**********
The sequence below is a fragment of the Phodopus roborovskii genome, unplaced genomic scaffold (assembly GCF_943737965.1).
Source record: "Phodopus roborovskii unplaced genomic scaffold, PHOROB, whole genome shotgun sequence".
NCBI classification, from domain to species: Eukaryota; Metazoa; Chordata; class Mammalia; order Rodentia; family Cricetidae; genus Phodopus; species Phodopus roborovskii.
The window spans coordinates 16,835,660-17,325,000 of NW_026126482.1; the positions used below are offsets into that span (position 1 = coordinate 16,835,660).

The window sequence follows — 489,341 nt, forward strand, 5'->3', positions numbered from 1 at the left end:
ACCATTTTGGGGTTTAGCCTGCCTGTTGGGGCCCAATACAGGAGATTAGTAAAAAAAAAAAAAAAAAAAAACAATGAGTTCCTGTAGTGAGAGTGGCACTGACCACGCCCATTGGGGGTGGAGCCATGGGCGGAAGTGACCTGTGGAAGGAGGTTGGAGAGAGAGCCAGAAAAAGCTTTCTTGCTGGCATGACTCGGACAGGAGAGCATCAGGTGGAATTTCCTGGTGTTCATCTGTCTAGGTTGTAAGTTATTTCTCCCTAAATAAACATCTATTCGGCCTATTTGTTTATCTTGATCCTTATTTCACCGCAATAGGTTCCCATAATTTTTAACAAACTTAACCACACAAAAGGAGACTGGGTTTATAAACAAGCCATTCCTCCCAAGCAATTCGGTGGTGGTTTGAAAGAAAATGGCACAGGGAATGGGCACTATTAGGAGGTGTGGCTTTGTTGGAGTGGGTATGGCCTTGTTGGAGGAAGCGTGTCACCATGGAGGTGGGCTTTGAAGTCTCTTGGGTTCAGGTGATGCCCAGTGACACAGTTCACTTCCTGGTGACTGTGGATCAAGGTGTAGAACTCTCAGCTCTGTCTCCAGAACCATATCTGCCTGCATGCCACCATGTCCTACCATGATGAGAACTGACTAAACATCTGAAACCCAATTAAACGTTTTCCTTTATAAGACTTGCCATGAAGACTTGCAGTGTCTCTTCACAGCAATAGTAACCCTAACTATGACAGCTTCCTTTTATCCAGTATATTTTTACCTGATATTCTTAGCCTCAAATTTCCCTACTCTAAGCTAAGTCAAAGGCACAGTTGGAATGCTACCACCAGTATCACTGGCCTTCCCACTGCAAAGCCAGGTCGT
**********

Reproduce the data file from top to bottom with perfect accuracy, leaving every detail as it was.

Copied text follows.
The sequence below is a fragment of the Phodopus roborovskii genome, unplaced genomic scaffold (assembly GCF_943737965.1).
Source record: "Phodopus roborovskii unplaced genomic scaffold, PHOROB, whole genome shotgun sequence".
NCBI classification, from domain to species: Eukaryota; Metazoa; Chordata; class Mammalia; order Rodentia; family Cricetidae; genus Phodopus; species Phodopus roborovskii.
The window spans coordinates 16,835,660-17,325,000 of NW_026126482.1; the positions used below are offsets into that span (position 1 = coordinate 16,835,660).

The window sequence follows — 489,341 nt, forward strand, 5'->3', positions numbered from 1 at the left end:
ACCATTTTGGGGTTTAGCCTGCCTGTTGGGGCCCAATACAGGAGATTAGTAAAAAAAAAAAAAAAAAAAAACAATGAGTTCCTGTAGTGAGAGTGGCACTGACCACGCCCATTGGGGGTGGAGCCATGGGCGGAAGTGACCTGTGGAAGGAGGTTGGAGAGAGAGCCAGAAAAAGCTTTCTTGCTGGCATGACTCGGACAGGAGAGCATCAGGTGGAATTTCCTGGTGTTCATCTGTCTAGGTTGTAAGTTATTTCTCCCTAAATAAACATCTATTCGGCCTATTTGTTTATCTTGATCCTTATTTCACCGCAATAGGTTCCCATAATTTTTAACAAACTTAACCACACAAAAGGAGACTGGGTTTATAAACAAGCCATTCCTCCCAAGCAATTCGGTGGTGGTTTGAAAGAAAATGGCACAGGGAATGGGCACTATTAGGAGGTGTGGCTTTGTTGGAGTGGGTATGGCCTTGTTGGAGGAAGCGTGTCACCATGGAGGTGGGCTTTGAAGTCTCTTGGGTTCAGGTGATGCCCAGTGACACAGTTCACTTCCTGGTGACTGTGGATCAAGGTGTAGAACTCTCAGCTCTGTCTCCAGAACCATATCTGCCTGCATGCCACCATGTCCTACCATGATGAGAACTGACTAAACATCTGAAACCCAATTAAACGTTTTCCTTTATAAGACTTGCCATGAAGACTTGCAGTGTCTCTTCACAGCAATAGTAACCCTAACTATGACAGCTTCCTTTTATCCAGTATATTTTTACCTGATATTCTTAGCCTCAAATTTCCCTACTCTAAGCTAAGTCAAAGGCACAGTTGGAATGCTACCACCAGTATCACTGGCCTTCCCACTGCAAAGCCAGGTCGT